Recently…very recently, because it’s the Internet, Steve Rubel wrote a piece entitled, “The End of the Destination Web Era.” In it, he argues that the webpage as an advertising tool is dead and has been dead for a while now. People want “direct engagement” from Internet sites, that’s why Twitter and Facebook are so popular right now. I’m not sure if webpages are dead, but they’re certainly not as important as they once were, if they ever were that important from a marketing standpoint. The online community wants to participate when they’re online, but they also want static, one-sided information as well. So maybe webpages can still play a part in marketing, just as long as businesses and organizations are ‘engaging’ their potential client base outside their static webpages. Webpages don’t have to be dead, they can be an important part of online marketing, especially when you link to your webpage from an interactive, social networking site. Your webpage becomes a profile page that gives more information about you and the services you offer than the typical social networking profile allows.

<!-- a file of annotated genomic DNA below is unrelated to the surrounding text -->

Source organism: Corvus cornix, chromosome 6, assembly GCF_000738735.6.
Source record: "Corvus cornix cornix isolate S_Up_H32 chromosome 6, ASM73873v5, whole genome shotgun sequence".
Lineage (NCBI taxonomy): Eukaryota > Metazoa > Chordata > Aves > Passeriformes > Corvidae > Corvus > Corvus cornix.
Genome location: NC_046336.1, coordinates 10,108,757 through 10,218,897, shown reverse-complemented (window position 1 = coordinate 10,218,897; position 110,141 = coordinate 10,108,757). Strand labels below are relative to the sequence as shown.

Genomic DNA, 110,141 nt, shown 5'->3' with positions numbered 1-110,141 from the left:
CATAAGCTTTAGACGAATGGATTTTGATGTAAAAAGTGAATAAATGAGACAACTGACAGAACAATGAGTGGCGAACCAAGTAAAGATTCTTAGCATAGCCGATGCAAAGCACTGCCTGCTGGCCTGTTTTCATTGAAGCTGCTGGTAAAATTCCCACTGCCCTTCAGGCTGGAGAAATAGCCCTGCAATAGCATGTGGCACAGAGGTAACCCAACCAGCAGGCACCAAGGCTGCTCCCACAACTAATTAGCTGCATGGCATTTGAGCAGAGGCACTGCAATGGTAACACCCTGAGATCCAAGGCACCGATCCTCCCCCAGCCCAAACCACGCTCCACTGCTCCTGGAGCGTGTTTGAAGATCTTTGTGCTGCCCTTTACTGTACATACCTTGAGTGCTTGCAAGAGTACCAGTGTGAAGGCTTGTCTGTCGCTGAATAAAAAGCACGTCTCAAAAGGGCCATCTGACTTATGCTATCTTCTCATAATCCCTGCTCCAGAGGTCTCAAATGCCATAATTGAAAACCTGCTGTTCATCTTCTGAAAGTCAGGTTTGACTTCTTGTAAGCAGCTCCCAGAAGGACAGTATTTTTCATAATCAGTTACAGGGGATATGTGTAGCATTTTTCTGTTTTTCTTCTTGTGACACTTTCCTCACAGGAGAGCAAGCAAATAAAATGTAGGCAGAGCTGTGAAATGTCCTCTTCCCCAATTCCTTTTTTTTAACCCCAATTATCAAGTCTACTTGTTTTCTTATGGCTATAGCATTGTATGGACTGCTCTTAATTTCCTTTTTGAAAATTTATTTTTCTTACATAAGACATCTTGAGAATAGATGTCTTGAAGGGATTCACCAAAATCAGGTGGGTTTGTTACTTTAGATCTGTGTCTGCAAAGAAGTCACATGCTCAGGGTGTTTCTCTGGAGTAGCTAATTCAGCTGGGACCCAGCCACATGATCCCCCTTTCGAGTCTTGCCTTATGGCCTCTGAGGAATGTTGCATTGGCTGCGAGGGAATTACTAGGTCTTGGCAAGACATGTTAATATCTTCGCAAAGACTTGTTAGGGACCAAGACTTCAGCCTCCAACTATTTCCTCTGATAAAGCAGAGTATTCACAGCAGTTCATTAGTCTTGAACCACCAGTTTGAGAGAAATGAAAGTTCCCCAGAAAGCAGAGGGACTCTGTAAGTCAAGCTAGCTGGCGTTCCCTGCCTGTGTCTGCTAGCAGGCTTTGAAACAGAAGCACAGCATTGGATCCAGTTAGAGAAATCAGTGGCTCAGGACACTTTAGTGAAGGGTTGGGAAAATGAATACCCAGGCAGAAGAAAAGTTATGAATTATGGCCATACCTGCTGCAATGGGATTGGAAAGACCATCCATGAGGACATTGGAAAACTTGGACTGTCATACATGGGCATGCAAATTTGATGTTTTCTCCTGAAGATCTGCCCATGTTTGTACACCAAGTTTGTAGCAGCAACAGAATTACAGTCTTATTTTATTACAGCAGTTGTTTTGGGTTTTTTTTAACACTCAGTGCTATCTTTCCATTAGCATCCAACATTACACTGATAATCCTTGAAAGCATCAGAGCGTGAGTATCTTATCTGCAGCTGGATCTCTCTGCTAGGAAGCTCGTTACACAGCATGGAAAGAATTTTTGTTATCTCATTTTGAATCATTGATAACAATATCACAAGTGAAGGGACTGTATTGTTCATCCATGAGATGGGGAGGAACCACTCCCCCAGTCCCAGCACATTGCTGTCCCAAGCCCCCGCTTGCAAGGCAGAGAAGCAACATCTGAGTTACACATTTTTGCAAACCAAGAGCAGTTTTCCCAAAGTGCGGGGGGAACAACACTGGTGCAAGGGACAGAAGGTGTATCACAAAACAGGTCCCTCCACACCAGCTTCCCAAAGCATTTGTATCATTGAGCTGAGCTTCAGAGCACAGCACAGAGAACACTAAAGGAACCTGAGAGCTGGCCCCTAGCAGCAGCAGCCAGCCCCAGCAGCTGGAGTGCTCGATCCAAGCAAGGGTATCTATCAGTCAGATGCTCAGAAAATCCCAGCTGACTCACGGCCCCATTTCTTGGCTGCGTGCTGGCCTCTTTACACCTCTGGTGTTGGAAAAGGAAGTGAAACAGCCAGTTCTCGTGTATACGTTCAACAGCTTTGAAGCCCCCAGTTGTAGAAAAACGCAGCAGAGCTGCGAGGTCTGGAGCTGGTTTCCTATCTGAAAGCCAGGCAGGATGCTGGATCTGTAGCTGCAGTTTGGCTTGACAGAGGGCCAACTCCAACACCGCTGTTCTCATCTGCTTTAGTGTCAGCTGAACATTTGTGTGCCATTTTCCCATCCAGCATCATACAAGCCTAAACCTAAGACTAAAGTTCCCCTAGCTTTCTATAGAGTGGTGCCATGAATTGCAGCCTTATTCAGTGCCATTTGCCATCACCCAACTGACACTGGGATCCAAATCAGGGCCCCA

How do you ‘engage’ your potential clients outside your webpage? Well, you could twitter, facebook, and feed your friends short blurbs and links, but are those users potential clients necessarily? Or are they just people that want to follow and network with as many people as possible. How can you be sure that all that twittering and facebooking is going to work? It is time consuming after all; and distracting too. That’s where question and answer, industry-specific websites come in. If you’re on a site like this one there’s no question that you’re interested in the law, or that you may need legal representation now or in the future. It is a legal site after all. Why would you be here if you’re not interested in the law and how it affects your life? And what better place for lawyers to ‘engage’ their potential clients?
Democratizing the law one question at a time